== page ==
Paper No. 66-18
Presentation Time: 2:00 PM-6:00 PM
AN INVESTIGATION OF PATTERNED GROUND IN THE BIG SMOKEY VALLEY, SOUTH-CENTRAL NEVADA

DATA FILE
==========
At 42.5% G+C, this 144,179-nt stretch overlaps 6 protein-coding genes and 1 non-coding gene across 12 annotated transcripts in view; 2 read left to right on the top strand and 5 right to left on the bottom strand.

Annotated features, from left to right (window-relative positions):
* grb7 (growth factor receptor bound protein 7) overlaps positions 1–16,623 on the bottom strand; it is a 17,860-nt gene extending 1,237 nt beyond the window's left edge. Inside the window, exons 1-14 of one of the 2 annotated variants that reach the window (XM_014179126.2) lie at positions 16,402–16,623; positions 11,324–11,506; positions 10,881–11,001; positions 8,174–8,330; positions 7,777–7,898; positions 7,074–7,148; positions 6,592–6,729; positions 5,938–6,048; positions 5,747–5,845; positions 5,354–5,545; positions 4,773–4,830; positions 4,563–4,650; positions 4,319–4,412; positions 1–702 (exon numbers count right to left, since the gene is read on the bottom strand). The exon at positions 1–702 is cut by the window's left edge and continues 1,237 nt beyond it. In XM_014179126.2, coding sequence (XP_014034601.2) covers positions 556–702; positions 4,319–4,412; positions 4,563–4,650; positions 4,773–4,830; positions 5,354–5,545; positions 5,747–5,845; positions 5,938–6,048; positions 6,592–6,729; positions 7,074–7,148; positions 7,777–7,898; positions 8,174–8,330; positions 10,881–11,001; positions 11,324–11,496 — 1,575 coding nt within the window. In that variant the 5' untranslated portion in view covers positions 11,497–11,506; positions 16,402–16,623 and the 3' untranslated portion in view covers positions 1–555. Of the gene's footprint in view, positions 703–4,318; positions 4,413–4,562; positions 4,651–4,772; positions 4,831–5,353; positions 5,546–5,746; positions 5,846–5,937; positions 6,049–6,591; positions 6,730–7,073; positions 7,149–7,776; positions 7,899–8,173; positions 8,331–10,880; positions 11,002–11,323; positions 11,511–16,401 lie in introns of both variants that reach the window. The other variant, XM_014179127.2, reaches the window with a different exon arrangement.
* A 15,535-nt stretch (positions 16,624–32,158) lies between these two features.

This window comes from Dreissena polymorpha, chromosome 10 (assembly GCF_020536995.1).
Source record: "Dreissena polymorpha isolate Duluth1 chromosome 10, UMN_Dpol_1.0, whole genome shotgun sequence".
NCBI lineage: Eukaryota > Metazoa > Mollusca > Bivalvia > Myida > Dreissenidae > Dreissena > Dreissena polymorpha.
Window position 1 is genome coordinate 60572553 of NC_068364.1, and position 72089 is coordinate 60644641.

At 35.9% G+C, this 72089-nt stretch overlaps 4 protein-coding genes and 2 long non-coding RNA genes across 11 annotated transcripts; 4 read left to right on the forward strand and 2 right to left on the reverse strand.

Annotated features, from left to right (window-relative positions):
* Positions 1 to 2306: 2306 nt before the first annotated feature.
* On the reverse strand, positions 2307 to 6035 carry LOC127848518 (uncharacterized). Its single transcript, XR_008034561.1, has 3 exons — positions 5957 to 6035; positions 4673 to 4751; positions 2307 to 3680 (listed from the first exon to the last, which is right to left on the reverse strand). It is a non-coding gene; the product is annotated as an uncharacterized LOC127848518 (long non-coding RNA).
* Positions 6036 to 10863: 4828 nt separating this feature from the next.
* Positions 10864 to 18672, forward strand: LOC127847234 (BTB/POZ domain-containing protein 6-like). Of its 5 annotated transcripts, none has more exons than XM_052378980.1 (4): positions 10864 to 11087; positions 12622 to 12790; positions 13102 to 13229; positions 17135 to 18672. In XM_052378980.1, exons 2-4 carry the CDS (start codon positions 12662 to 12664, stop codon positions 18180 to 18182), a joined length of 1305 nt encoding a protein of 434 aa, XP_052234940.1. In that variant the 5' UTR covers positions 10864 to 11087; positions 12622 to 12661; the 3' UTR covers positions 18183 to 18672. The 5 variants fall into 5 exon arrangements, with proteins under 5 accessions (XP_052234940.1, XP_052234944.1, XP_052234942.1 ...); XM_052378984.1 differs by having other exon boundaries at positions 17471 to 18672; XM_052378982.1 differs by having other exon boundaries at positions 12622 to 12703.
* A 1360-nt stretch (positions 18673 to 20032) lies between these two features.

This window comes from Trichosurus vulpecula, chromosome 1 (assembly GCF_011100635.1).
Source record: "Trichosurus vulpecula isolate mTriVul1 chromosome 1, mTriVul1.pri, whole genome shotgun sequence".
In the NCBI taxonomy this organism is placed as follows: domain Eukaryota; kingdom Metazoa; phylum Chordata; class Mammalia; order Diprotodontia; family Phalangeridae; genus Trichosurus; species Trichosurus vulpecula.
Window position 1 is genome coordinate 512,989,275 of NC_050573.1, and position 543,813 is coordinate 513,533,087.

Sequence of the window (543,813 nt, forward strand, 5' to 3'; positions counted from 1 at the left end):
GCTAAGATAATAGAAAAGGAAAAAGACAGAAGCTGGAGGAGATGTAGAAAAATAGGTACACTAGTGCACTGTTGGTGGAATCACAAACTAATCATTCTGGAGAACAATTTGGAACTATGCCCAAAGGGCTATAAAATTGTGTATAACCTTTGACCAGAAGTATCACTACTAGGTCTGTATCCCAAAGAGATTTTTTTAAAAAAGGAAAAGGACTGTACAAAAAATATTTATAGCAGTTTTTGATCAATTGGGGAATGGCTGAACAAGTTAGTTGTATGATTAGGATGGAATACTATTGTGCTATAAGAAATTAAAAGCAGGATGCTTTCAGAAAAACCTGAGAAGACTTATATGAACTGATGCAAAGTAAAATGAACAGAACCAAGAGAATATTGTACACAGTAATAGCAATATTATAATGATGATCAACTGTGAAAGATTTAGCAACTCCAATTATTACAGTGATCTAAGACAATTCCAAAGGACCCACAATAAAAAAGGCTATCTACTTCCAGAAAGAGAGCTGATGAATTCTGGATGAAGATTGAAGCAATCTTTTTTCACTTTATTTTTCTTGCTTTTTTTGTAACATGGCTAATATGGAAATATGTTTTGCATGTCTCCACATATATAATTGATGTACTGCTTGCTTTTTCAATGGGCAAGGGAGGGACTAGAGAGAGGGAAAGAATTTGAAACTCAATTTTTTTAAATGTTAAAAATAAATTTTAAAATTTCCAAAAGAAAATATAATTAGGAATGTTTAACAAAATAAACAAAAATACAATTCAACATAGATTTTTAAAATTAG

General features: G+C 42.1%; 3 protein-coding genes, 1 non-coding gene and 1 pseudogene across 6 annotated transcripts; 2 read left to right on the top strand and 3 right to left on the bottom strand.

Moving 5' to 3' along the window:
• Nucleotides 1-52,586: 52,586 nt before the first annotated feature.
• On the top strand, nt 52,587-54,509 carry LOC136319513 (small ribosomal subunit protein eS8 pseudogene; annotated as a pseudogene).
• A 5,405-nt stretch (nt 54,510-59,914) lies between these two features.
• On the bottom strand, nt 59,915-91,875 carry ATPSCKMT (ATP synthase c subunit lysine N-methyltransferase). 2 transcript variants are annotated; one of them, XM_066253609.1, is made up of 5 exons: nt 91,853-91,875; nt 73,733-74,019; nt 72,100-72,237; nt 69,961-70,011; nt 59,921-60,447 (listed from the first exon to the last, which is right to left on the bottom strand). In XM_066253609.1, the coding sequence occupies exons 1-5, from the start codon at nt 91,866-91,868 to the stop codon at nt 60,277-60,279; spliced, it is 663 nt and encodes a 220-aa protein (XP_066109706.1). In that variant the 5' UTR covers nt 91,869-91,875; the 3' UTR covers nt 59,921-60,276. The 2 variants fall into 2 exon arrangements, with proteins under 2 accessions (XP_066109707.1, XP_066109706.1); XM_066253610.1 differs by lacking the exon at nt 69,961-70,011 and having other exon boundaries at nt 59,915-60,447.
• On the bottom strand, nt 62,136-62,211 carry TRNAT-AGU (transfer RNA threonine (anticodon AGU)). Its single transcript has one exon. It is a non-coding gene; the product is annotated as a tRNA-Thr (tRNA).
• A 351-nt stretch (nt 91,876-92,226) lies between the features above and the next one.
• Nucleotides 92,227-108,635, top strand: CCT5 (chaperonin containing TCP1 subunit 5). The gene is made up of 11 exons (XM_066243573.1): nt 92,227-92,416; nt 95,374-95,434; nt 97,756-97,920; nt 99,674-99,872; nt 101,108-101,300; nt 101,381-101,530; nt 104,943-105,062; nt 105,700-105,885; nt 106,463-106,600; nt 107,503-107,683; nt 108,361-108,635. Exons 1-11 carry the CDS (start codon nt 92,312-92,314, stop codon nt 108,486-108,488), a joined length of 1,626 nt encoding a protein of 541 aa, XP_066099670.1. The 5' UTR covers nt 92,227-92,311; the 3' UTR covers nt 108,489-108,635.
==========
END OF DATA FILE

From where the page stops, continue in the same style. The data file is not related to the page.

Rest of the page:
Patterned ground fundamentally arises as a mechanical response to a pattern in local and/or thermal regimes. While well documented in periglacial locations (e.g., the Arctic), patterned ground can develop in arid regions where it can also develop a variety of forms (e.g., polygons, stripes). In general, it will develop as a result of multigelation (cycles of freezing and thawing events) and associated frost heave. Such formation is not random and is distinct from mud crack formation or subaqueous sedimentation. As such, patterned ground has the potential to provide insight into the local and regional environmental processes which influence the evolution of desert landscapes. In this study, patterned ground was observed in a level area proximal to Oligocene-Miocene basalt flows in Big Smoky Valley, Nevada, at an elevation of ~1,950 m above sea level. Here, the region was characterized by polygons defined at their edges by clast-rich ridges. Physical samples were also collected to assist in the characterization of materials that define this area. Scanning electron microscopy (SEM) analysis was further utilized to determine the mineral composition, texture, etc. The observed polygons range from having 3 to 7 sides with a predominance of 5. Polygons varied from 5.1 cm to 20.3 cm in maximum width, with an average of 12.4 cm. Clasts were dominantly angular and composed of black basaltic rock and chert. 308 clasts from polygon ridges range in size from 5.3 mm to 47.4 mm in maximum length, with an average of 14.0 mm. Additionally, the minimum length varied from 2 mm to 29 mm, averaging 7.1 mm. Clast mass varied from 1.0 g to 50.61 g, averaging 1.68 g. Clast size measurements and mass data sets were unimodal and right-skewed toward smaller lengths and mass. Additional research into other occurrences and potential variances of patterned ground may provide insight into regional environmental conditions and contribute to our understanding of the processes associated with desert landscape evolution.